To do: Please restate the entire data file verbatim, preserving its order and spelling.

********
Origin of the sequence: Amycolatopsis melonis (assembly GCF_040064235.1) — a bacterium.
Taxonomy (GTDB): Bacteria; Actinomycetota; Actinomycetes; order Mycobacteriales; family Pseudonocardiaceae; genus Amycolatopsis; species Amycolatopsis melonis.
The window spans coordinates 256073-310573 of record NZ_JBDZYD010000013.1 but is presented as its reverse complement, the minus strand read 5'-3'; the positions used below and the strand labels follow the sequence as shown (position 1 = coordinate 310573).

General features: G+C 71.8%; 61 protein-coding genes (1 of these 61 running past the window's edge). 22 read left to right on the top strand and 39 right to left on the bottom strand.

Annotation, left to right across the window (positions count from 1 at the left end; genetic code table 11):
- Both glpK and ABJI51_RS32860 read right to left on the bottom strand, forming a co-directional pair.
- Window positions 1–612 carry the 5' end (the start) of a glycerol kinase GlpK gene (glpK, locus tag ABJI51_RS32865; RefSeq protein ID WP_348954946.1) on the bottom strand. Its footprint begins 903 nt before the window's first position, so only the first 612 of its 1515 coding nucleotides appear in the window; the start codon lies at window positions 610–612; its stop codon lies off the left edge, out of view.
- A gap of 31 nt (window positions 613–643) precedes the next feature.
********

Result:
Origin of the sequence: Amycolatopsis melonis (assembly GCF_040064235.1) — a bacterium.
Taxonomy (GTDB): Bacteria; Actinomycetota; Actinomycetes; order Mycobacteriales; family Pseudonocardiaceae; genus Amycolatopsis; species Amycolatopsis melonis.
The window spans coordinates 256073-310573 of record NZ_JBDZYD010000013.1 but is presented as its reverse complement, the minus strand read 5'-3'; the positions used below and the strand labels follow the sequence as shown (position 1 = coordinate 310573).

General features: G+C 71.8%; 61 protein-coding genes (1 of these 61 running past the window's edge). 22 read left to right on the top strand and 39 right to left on the bottom strand.

Annotation, left to right across the window (positions count from 1 at the left end; genetic code table 11):
- Both glpK and ABJI51_RS32860 read right to left on the bottom strand, forming a co-directional pair.
- Window positions 1–612 carry the 5' end (the start) of a glycerol kinase GlpK gene (glpK, locus tag ABJI51_RS32865; RefSeq protein ID WP_348954946.1) on the bottom strand. Its footprint begins 903 nt before the window's first position, so only the first 612 of its 1515 coding nucleotides appear in the window; the start codon lies at window positions 610–612; its stop codon lies off the left edge, out of view.
- A gap of 31 nt (window positions 613–643) precedes the next feature.